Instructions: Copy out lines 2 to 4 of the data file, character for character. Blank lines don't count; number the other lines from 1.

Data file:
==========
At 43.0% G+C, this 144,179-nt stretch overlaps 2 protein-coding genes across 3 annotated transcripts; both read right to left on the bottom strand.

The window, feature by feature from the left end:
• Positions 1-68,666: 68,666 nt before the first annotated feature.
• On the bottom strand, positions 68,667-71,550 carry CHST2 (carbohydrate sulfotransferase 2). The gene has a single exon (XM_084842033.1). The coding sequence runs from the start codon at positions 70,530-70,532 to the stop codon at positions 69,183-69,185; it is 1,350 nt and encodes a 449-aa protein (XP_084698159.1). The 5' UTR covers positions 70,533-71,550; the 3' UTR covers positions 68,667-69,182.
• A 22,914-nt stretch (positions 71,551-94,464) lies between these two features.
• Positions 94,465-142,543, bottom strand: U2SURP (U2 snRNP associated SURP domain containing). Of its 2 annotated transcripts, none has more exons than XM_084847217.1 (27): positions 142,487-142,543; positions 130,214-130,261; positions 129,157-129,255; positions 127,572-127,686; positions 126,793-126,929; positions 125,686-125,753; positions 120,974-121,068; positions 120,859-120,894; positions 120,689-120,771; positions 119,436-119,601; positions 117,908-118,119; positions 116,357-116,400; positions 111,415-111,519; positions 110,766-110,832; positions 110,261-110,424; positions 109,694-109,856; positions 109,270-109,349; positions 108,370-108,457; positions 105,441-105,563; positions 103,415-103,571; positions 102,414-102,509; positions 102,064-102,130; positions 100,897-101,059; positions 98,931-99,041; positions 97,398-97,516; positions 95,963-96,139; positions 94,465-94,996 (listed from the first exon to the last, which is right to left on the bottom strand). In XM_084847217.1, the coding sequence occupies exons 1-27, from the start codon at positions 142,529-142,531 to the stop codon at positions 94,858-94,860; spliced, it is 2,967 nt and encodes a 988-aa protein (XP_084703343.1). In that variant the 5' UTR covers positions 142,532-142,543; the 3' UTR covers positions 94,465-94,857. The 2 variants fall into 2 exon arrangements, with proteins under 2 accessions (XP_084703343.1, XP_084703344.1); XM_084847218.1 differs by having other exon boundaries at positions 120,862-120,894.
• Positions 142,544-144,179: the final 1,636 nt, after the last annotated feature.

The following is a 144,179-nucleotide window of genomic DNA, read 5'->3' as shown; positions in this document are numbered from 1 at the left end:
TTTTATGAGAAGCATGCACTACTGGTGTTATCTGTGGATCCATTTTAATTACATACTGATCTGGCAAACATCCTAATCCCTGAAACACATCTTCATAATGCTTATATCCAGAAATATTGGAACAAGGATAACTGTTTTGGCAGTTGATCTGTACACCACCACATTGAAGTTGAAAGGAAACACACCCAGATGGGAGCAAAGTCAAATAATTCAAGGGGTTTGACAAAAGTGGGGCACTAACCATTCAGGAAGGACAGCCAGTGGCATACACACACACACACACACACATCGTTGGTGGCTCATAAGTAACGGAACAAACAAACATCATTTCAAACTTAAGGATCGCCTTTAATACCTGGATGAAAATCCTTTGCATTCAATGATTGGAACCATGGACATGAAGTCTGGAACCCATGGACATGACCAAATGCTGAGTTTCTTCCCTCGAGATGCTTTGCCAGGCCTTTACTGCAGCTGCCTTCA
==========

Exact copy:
The window, feature by feature from the left end:
• Positions 1-68,666: 68,666 nt before the first annotated feature.
• On the bottom strand, positions 68,667-71,550 carry CHST2 (carbohydrate sulfotransferase 2). The gene has a single exon (XM_084842033.1). The coding sequence runs from the start codon at positions 70,530-70,532 to the stop codon at positions 69,183-69,185; it is 1,350 nt and encodes a 449-aa protein (XP_084698159.1). The 5' UTR covers positions 70,533-71,550; the 3' UTR covers positions 68,667-69,182.